En Papillote

I know it’s the most popular cut of chicken in America, but I have never been a huge fan of boneless, skinless chicken breasts.  When I was a kid, I was a drumstick girl all the way.  In my adulthood, I have come to love chicken thighs for their deep, juicy flavor and versatility.  White meat wasn’t bad, but neither was it terribly inspiring to me.  Sure, it’s quick-cooking and low in fat, but I found that as often as not, eating chicken breast meant chewing through something dry and bland.

Enter my new favorite technique.  Not only is en papillote fun and Frenchy to roll off the tongue, but it couldn’t be any easier to put together a neat little packet of aluminum foil, throw it in the oven, and have a nifty little culinary present to unwrap less than half an hour later.

My first attempt was based off a recipe in The Joy of Cooking, descriptively titled “Boneless, Skinless Chicken Breasts Baked in Foil with Sun-dried Tomatoes and Olives” (which about says it all, but lacks a certain pizazz).  My first departure was chopping the whole thing in half, as I saw little point in making four servings for two people; we have not yet reached a level of feline exaltation that would prompt me to fix elaborate people food for them, much to their disappointment.

The Lowdown

  1. Preheat your oven to 450℉ and make sure a rack is in the middle.
  2. Take about a foot square of aluminum foil, fold and unfold to mark the middle with a crease, and spray it with your favorite non-stick spray.  Place your squares on a rimmed baking sheet.
  3. Plop a chicken breast on one half of each square and season to taste with salt and fresh ground black pepper.
  4. Now for the fun part: making your topping.  I very nearly followed the recipe in the book, only halving all amounts and using dried Italian herbs in place of fresh, but you can pretty much do what you want with this technique.  This version wound up containing:
      • 5 Kalamata olives, pitted (important step, this) and chopped up fairly fine
      • 4 sun-dried tomato halves in oil, sliced into wee strips
      • 1.5 Tbsp of the oil from the sun-dried tomato jar, as this stuff is infused with yummy tomato flavor.  Just make sure after you appropriate some, you have enough left in the jar to cover the remaining tomato halves.  If not, replace with your own olive oil, because leaving those babies poking up out of the oil will lead to sadness when you have to pitch the rest of the jar into the trash because it grew a science experiment.
      • A health half palmful of dried “Italian Seasoning” (make sure it doesn’t contain salt because you’ll throw off the balance.
      1. Top each chicken breast with half of your flavorful olive/tomato/what-have-you mixture, leaving a small border around the edge.
      2. Fold the foil over your chicken loosely (don’t want to mush down the topping) and crimp the edges to seal everything in.
      3. Slide the baking sheet containing those little packages of love into your oven, and spend the next twenty minutes contemplating how good your dinner will taste.
      4. When the timer buzzes, pull out the sheet and practice patience for five more minutes while you wait to unwrap your chickeny present.  Do this part carefully unless you are dying to know exactly what a severe steam burn feels like.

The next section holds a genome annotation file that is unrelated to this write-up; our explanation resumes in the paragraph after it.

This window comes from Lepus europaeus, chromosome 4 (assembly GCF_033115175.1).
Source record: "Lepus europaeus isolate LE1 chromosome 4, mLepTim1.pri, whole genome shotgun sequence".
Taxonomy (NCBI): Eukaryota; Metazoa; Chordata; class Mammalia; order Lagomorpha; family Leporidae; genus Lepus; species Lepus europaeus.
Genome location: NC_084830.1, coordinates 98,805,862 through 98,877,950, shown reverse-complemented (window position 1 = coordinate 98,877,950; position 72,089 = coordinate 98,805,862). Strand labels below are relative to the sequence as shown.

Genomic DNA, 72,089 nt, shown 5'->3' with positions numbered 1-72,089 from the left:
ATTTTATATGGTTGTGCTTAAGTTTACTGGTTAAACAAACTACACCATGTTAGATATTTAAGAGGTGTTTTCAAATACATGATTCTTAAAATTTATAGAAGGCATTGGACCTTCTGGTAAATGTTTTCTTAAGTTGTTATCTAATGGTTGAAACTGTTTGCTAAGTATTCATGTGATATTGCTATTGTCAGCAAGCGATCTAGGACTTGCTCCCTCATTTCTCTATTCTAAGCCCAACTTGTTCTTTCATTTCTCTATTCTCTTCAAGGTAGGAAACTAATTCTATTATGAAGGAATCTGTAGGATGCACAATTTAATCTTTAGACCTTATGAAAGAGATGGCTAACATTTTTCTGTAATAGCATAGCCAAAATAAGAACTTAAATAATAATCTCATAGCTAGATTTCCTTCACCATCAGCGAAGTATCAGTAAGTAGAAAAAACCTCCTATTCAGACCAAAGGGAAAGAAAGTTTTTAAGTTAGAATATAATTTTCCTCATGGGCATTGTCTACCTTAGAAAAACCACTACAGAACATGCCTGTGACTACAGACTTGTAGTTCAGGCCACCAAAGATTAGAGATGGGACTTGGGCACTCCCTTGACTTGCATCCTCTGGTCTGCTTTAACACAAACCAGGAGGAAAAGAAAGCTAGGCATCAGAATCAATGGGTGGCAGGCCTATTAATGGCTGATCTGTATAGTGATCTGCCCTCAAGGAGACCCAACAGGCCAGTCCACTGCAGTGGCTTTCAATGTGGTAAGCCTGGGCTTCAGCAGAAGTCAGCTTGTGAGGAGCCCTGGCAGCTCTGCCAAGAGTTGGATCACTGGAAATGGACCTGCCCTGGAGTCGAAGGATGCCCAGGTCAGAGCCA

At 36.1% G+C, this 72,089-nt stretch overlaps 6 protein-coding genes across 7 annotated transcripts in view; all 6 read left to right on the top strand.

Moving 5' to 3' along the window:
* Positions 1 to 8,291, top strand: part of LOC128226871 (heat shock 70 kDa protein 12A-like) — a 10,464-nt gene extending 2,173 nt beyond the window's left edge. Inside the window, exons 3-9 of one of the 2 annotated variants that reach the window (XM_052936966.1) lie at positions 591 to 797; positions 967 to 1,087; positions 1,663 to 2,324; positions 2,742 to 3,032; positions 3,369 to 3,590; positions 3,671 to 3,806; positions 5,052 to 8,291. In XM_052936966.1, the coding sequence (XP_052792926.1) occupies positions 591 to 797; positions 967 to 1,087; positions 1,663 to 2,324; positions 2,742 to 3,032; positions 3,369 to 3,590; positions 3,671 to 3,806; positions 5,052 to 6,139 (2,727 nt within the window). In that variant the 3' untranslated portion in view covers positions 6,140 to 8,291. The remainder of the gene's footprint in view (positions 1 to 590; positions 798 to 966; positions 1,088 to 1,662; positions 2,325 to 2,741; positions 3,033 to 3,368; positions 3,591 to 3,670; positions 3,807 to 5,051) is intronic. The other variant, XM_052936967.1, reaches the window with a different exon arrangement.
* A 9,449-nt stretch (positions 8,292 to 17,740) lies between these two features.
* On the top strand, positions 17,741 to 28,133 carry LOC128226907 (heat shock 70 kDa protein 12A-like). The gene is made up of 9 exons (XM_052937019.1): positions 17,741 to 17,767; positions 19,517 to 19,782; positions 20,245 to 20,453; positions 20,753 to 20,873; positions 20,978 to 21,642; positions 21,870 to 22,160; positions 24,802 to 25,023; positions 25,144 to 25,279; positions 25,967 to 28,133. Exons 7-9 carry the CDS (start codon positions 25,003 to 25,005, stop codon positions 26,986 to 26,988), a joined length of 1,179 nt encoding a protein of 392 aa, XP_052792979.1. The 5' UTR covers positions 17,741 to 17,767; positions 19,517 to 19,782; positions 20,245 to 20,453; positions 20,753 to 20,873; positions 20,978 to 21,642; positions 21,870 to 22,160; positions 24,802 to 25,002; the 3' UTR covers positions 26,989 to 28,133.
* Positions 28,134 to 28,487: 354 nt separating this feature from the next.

I didn’t know what to expect when I took my first bite, but I knew I had never tasted a chicken breast like this before.  Rather than disappointingly dry and flavorless, this was moist and tangy and damn near perfect.  The next time we went to the commissary, we stocked up on chicken breasts to keep in the freezer, because variations on this technique are going to be in our mealtime rotation from now on.

      I think en papillote cooking is worth trying for anyone, but there are a few reasons I think this is an ideal military family meal.

      • It’s quick-cooking.  With schedules both busy and subject to change by the minute, this is an important quality if you don’t want the need for a must-eat-now meal to result in take-out every time.
      • It’s easy to scale down for a solo meal or up for a big squadron get-together.  Scalability is especially valuable to me when I’m cooking just for myself, as I’m not a huge leftovers fan.  (My husband, on the other hand, will happily attack leftovers for days.  I get bored quickly unless I can transform ’em into a new dish.)
      • On the subject of culinary boredom when one’s spouse isn’t around to take care of leftovers, I can switch up the topping every time.  I’m thinking of going even simpler next time and experimenting with Trader Joe’s pineapple salsa.
      • I can prepare the packets ahead and have them ready to slide into the oven whenever it’s convenient on days we know my husband will be home for dinner, just not exactly when.
      • Did I mention the moist, juicy deliciousness?  (Okay, that’s not MilSpouse-specific, but it’s still a bonus.)

      Let me know if you try it out.  I’d particularly love to hear about successful topping variations.

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      2 thoughts on “En Papillote

        • You’re welcome! I can’t wait to hear how delicious your variation is. This technique is supposedly excellent for fish, as well, so our next trick will be trying to incorporate into our diet fish that doesn’t come in convenient sushi roll or sashimi form.

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